In an effort to alleviate the foreclosure crisis, Florida’s Legislature recently passed a foreclosure bill (House Bill 87) that will significantly impact Miami-Dade and Broward County homeowners facing foreclosure. From a homeowner’s perspective, the biggest problem with Florida’s latest foreclosure law is that it speeds up the foreclosure process by requiring the homeowner to prove to the Court in an “order to show cause hearing” that the foreclosure should be stopped. On the other hand, the biggest relief to the homeowner is that the Bank will only have one year to pursue a deficiency judgment (i.e. the difference between what the homeowner owes on the loan and what the home sells for at a foreclosure sale). Other important aspects of Florida’s latest foreclosure law, which all homeowners facing foreclosure in Miami and Broward County should know about, include:
Foreclosure Deficiency Judgments: The time frame for the Bank to pursue a deficiency judgment against the homeowner has been drastically shortened from five (5) years to one (1) year. That means that the Bank only has one year to pursue a collection action against the homeowner for the amount that the Homeowner actually owed on the loan and what the house ultimately sold for in the foreclosure sale. If the Bank does not initiate a collection action against the Homeowner within one year, the Bank loses the right to collect the deficiency judgment.
Tightened Paperwork Requirements: Banks are now required to initially identify in their foreclosure complaint whether they are in possession of the mortgage note and/or their factual basis for bringing a foreclosure action without being in possession of the mortgage note. If the Bank is in possession of the promissory note, the Bank must file a copy of the promissory note with the foreclosure complaint. If the Bank fails to file the promissory note with the foreclosure complaint then there may be grounds to file a motion to dismiss the foreclosure lawsuit.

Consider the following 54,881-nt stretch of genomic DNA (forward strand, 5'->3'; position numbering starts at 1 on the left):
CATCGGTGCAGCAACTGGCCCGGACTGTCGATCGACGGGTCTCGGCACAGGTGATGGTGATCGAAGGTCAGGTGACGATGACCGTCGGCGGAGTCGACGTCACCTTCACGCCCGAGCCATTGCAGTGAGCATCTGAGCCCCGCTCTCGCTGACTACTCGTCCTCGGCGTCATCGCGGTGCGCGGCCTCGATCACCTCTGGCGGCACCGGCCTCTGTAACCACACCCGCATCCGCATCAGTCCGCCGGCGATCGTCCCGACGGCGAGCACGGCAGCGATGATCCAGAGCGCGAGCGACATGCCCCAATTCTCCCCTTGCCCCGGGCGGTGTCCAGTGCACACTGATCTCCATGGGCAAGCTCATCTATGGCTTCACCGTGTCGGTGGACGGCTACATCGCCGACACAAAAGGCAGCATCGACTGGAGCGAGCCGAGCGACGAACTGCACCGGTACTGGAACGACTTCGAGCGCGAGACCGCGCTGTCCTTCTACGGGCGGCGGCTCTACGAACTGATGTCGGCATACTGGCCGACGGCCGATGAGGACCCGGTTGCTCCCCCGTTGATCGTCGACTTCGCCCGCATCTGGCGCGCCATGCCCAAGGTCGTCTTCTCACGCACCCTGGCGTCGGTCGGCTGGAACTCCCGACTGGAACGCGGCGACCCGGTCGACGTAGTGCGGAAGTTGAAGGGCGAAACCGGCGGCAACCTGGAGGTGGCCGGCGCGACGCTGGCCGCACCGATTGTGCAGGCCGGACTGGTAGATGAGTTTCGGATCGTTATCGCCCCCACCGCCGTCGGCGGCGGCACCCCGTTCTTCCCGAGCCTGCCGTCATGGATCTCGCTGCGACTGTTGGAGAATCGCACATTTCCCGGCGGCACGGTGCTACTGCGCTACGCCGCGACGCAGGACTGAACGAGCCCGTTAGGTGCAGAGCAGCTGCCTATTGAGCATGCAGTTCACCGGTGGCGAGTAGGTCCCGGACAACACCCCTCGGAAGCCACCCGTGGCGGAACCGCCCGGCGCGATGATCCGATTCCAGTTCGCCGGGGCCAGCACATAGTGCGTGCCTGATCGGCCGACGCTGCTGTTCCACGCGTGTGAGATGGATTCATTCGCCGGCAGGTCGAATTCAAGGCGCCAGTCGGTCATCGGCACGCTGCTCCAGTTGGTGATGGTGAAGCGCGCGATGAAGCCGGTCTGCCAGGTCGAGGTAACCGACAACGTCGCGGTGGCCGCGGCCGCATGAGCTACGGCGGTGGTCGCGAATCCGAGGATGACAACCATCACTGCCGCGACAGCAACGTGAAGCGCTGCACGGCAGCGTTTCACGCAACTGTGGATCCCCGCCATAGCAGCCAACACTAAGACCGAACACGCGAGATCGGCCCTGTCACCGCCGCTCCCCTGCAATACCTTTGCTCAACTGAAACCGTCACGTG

Speedy Foreclosure Process/Show Cause Hearing: The Bank is entitled to a “show cause hearing” within 20 days of serving the foreclosure lawsuit. At the show cause hearing, the homeowner must prove to the Court that the foreclosure should be stopped. If the homeowner or the homeowner’s foreclosure lawyer fails to appear at the show cause hearing, the court may enter a final judgment of foreclosure at that time.
Final Judgments: Homeowners who have been victims of fraud and have had their homes foreclosed on will not be able to regain possession of their home once it is sold at a foreclosure sale on the grounds that they were defrauded. The only remedy available to these particular homeowners is money damages (i.e. dollars).
Florida’s new foreclosure law is 95% pro-bank and only 5% pro-homeowner. In light of the congested courthouses in Miami-Dade and Broward County, however, it is no surprise that Florida is getting tougher on foreclosure and foreclosure defense. The new foreclosure law requires that homeowners facing foreclosure, even those homeowners who are pursuing a short-sale or a loan modification, react quickly by filing the appropriate defenses to avoid a foreclosure sale. Under the new foreclosure law, homeowners in Miami-Dade and Broward County that do not actively defend a foreclosure lawsuit will undoubtedly lose their homes faster than homeowners in the years before.
In order to stop foreclosure, homeowners will need to quickly develop a clear-cut strategy. Whether that strategy involves a short sale, loan modification, or bankruptcy will be dependent upon the unique circumstances of the homeowner. Under the new foreclosure law, it is even more important for homeowners to work with an experienced foreclosure defense lawyer who understands the foreclosure process in Miami-Dade and Broward County.
If you have questions and are looking for answers to legal problems in Miami-Dade or Broward County, contact Jordan Pascale, P.L. at 305-501-2836 or visit us at JordanPascale.com.